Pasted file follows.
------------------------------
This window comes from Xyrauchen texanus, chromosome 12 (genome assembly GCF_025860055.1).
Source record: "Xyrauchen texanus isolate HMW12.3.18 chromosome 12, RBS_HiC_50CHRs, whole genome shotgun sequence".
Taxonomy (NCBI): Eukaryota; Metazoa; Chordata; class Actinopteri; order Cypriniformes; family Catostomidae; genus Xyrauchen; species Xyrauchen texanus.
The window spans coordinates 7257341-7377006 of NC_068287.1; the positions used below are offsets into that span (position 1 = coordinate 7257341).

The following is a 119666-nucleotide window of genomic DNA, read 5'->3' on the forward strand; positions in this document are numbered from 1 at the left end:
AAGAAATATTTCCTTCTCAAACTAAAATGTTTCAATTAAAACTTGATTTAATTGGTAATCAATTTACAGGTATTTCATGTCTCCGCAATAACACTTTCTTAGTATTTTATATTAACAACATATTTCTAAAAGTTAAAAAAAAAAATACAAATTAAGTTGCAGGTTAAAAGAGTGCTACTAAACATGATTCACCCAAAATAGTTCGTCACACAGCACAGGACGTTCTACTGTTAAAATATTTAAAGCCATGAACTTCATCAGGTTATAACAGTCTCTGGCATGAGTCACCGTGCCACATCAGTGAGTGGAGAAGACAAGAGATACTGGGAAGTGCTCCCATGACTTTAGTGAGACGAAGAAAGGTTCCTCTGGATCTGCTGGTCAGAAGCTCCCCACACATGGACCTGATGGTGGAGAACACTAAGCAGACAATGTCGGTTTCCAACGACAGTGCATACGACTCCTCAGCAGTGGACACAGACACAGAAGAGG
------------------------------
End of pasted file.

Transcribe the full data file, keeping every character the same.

This window comes from Xyrauchen texanus, chromosome 12 (genome assembly GCF_025860055.1).
Source record: "Xyrauchen texanus isolate HMW12.3.18 chromosome 12, RBS_HiC_50CHRs, whole genome shotgun sequence".
Taxonomy (NCBI): Eukaryota; Metazoa; Chordata; class Actinopteri; order Cypriniformes; family Catostomidae; genus Xyrauchen; species Xyrauchen texanus.
The window spans coordinates 7257341-7377006 of NC_068287.1; the positions used below are offsets into that span (position 1 = coordinate 7257341).

The following is a 119666-nucleotide window of genomic DNA, read 5'->3' on the forward strand; positions in this document are numbered from 1 at the left end:
AAGAAATATTTCCTTCTCAAACTAAAATGTTTCAATTAAAACTTGATTTAATTGGTAATCAATTTACAGGTATTTCATGTCTCCGCAATAACACTTTCTTAGTATTTTATATTAACAACATATTTCTAAAAGTTAAAAAAAAAAATACAAATTAAGTTGCAGGTTAAAAGAGTGCTACTAAACATGATTCACCCAAAATAGTTCGTCACACAGCACAGGACGTTCTACTGTTAAAATATTTAAAGCCATGAACTTCATCAGGTTATAACAGTCTCTGGCATGAGTCACCGTGCCACATCAGTGAGTGGAGAAGACAAGAGATACTGGGAAGTGCTCCCATGACTTTAGTGAGACGAAGAAAGGTTCCTCTGGATCTGCTGGTCAGAAGCTCCCCACACATGGACCTGATGGTGGAGAACACTAAGCAGACAATGTCGGTTTCCAACGACAGTGCATACGACTCCTCAGCAGTGGACACAGACACAGAAGAGG